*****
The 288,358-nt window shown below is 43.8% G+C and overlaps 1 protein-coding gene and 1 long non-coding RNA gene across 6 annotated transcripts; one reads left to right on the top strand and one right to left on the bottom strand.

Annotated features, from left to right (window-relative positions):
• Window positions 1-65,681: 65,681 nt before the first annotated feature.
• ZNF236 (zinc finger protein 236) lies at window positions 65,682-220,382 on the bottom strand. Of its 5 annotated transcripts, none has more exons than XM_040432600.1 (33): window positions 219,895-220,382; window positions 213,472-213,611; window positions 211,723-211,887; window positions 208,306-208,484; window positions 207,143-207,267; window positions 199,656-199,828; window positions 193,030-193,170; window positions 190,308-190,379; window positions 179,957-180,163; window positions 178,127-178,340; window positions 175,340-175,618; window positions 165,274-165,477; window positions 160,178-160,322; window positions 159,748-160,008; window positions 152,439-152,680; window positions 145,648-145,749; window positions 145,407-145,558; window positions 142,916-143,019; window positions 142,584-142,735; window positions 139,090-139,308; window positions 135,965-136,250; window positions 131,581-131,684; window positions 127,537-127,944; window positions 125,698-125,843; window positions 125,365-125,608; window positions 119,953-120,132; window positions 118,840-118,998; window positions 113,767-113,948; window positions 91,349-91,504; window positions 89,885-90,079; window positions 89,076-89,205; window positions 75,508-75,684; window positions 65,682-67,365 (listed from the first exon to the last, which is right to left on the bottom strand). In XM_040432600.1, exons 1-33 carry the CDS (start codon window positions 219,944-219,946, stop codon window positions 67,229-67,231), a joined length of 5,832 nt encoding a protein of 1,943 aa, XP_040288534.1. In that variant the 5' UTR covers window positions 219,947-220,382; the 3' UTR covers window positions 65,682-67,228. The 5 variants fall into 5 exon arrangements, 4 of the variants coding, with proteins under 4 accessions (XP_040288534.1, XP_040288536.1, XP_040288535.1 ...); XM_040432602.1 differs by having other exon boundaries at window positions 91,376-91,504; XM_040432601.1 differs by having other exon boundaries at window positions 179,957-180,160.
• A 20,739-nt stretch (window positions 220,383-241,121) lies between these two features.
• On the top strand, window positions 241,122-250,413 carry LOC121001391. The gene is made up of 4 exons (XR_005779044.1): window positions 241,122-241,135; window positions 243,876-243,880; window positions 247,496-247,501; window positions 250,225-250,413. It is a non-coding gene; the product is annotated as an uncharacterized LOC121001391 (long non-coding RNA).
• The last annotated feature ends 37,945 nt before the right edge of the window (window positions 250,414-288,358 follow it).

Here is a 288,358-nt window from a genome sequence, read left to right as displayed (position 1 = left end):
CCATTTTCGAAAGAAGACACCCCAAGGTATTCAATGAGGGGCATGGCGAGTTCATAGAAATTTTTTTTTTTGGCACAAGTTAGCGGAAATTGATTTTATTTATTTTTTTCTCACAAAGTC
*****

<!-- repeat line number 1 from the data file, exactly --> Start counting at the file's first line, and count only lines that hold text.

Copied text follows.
The 288,358-nt window shown below is 43.8% G+C and overlaps 1 protein-coding gene and 1 long non-coding RNA gene across 6 annotated transcripts; one reads left to right on the top strand and one right to left on the bottom strand.